Skip to Content
North Carolina Newspapers

The Brunswick beacon. (Shallotte, N.C.) 19??-current, October 08, 1987, Image 1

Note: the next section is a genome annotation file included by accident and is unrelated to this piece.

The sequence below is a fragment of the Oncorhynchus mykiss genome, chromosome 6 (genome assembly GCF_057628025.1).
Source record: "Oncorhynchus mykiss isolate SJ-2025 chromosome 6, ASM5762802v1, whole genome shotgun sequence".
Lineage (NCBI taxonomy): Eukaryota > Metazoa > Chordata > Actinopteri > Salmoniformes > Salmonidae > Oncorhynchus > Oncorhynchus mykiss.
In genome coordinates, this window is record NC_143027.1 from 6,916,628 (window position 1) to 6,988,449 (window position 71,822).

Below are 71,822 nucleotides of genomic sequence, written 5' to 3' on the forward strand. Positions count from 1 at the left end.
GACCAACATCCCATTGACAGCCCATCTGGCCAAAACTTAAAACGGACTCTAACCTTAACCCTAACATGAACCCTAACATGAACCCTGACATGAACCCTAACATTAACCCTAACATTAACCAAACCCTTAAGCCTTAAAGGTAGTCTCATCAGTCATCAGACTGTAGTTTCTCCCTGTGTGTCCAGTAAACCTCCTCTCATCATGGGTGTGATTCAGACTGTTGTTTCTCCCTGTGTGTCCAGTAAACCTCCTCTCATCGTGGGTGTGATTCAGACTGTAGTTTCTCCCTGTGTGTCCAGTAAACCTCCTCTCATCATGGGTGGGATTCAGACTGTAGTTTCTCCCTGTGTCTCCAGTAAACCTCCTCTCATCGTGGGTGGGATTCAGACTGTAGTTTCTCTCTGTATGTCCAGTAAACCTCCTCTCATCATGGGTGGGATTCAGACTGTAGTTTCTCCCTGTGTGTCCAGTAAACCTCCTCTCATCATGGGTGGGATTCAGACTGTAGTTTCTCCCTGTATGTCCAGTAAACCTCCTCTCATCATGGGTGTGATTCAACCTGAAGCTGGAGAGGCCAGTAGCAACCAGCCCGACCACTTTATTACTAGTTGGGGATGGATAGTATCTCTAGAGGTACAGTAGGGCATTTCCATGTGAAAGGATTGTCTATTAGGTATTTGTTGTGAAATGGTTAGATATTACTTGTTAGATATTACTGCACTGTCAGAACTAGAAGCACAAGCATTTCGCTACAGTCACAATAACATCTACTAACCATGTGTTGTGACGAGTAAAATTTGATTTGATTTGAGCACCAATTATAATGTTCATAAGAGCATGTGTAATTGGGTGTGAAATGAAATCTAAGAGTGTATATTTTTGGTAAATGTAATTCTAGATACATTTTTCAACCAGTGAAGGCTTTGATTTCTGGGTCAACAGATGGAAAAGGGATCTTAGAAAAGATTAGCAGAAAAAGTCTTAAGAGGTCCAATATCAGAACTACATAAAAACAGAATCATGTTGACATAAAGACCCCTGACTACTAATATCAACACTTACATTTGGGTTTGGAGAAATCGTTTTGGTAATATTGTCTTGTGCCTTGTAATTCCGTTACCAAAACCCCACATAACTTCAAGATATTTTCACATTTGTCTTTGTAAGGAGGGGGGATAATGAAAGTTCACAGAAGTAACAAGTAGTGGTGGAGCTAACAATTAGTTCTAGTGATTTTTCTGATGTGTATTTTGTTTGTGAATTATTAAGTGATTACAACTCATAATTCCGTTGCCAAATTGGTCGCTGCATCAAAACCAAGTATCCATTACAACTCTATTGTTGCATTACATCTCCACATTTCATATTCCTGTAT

Below is the OCR text representation of this newspaper page. It is also available as plain text as well as XML.